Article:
Blade Runner 2049 is finally here, and while we’re not spoiling and details of the movie before you get a chance to see it, we were able to talk to some of the filmmakers. Broderick Johnson and Andrew Kosove produced the movie through their company Alcon Entertainment and spoke with Nerd Report in Los Angeles.

Harrison Ford returns in the role of Rick Deckard. Ryan Gosling plays the new Blade Runner, K. Denis Villeneuve directs Blade Runner 2049. The film opens this Friday, October 6.

NR: Did Ridley Scott ever entertain the possibility of directing Blade Runner 2049 himself?

BJ: Yeah, that was the original plan.

AK: It was just a schedule problem. 

BJ: Just a scheduling issue of when we were ready to finance and green light the movie, Harrison was ready when we were ready. We’d always had an agreement with Ridley that if the time came where we were ready to go with the movie and he was doing something else or it wasn’t his next movie, that he wouldn’t hold us up in a sense. Assuming we could find someone he was happy with, he was very gracious.

NR: How did you find the right composers for the Blade Runner 2049 score after Vangelis?

AK: It’s a really good question. The thing about Blade Runner, as you know, is the film is so influential in so many areas of culture. Among those areas is music. Electronic dance music really has its roots in Vangelis and in a lot of ways the score of this particular movie. If you talk to a number of the top DJs in the world, these guys who get $300,000 a night to go around and DJ parties, they will tell you that their number one influence musically is Vangelis. So trying to honor the style of the music of the first film was very challenging. We were very, very blessed ultimately to have Hans [Zimmer] and Ben Wallfisch do something that’s amazing. One of the decisions that Denis made is that he wanted the score to be electronic in the spirit of the original film, so it’s not an orchestral score. That giant synth that Vengelis has, I think it’s the Yamaha 8500, it’s the same style we used in making the music to this particular film.

NR: To do a Blade Runner in 2017, did it have to have somewhat more action set pieces?

BJ: You’ve seen the film. It’s not an action movie. We certainly didn’t try to turn, and this was important to us, we didn’t try to turn a Blade Runner movie into Star Wars or a Marvel movie. I don’t know that we could have been successful artistically doing that. Our objective from the beginning was that the movie needed to have the same DNA as the original. You have to make it for a contemporary audience to some extent so there are certain bigger set pieces in there and what not, but we did not try to turn this into something that it was not. The good thing about Denis is even in his earlier work, the way he is able to create tension and jeopardy is part of making the movie feel contemporary I believe. One of my favorite Denis scenes is the scene in Sicario when they’re trying to cross the border. How tense that scene is are some of the elements he would bring to this are not traditional action but certainly create a lot of tension.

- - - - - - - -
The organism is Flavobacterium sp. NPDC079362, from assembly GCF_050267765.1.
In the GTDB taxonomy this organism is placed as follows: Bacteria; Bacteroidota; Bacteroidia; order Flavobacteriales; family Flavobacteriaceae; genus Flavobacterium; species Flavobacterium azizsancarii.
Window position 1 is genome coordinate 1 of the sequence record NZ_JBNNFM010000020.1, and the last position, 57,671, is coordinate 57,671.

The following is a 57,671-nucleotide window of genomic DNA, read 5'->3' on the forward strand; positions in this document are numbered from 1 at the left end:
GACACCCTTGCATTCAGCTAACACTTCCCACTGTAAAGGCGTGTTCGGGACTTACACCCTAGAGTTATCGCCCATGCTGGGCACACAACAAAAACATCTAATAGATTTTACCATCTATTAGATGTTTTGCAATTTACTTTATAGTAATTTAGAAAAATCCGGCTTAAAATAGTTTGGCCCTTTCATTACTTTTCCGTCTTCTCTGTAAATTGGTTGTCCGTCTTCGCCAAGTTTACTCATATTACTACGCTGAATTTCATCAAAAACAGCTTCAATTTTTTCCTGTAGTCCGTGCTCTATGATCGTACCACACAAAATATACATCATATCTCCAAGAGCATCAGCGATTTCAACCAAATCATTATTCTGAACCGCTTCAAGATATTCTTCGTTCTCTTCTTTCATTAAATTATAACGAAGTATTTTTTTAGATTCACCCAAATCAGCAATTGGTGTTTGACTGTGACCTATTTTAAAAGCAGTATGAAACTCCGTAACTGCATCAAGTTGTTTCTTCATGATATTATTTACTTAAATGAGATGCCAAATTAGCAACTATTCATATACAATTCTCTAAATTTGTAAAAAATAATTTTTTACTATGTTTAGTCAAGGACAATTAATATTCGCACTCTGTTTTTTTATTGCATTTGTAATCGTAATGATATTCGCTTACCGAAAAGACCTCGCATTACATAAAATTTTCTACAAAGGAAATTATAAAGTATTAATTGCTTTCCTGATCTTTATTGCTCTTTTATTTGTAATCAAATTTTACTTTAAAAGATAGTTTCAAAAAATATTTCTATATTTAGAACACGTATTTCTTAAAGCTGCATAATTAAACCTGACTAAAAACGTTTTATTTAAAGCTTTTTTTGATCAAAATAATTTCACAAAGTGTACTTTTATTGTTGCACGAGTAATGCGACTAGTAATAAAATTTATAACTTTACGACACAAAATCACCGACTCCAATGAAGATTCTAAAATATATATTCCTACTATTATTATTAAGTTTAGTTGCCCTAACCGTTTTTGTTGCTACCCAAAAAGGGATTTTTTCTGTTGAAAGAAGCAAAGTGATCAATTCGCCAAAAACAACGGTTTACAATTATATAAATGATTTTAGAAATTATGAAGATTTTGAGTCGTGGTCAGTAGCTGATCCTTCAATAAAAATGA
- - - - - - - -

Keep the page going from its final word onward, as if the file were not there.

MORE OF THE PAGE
NR: Here in 2017, we might be more advanced in some ways than the 2019 of Blade Runner. Thinking of the technology of Blade Runner 2049, is it extrapolated from our current technology?

BJ: Two answers to that. One is, there’s no direct corollary to our timeline. We’re 30 years later from Blade Runner’s 2019. To some extent, you have to look at where things are in the original and then evolve things from there, as opposed to looking to where we believe we will be in 2049 in our own timeline. So that was a key decision early on. I would say the second thing is there’s a seismic event in the Blade Runner universe that happens in 2022 where there’s a blackout which is referred to in the movie. There’s as short that is a version of what could have happened where a lot of the digital technology was wiped out by an EMP. To some extent, there was even a step backwards from where they were because that’s how some of the records were corrupted that are reflected in the movie.

NR: Is that why Pan Am still exists in 2049?

AK: Correct. If you don’t exist in 1982, you don’t exist in Blade Runner. We’re on our own timeline so if you weren’t part of the mythology originally, you can’t be part of the mythology now. We had many companies come to us asking to be involved in the movie and we said no. Big companies, just because they weren’t around at the time of the first film. Because of exactly what you said, because the world of today is not equivalent to the world of Blade Runner 2019. We basically took the perspective that it’s a separate, alternate universe.

NR: Have you thought about what happens in 2050 and beyond?

BJ: Not in a serious way because we are really hyper focused on making sure this gets the level of success that we want it to. That’s for post release.

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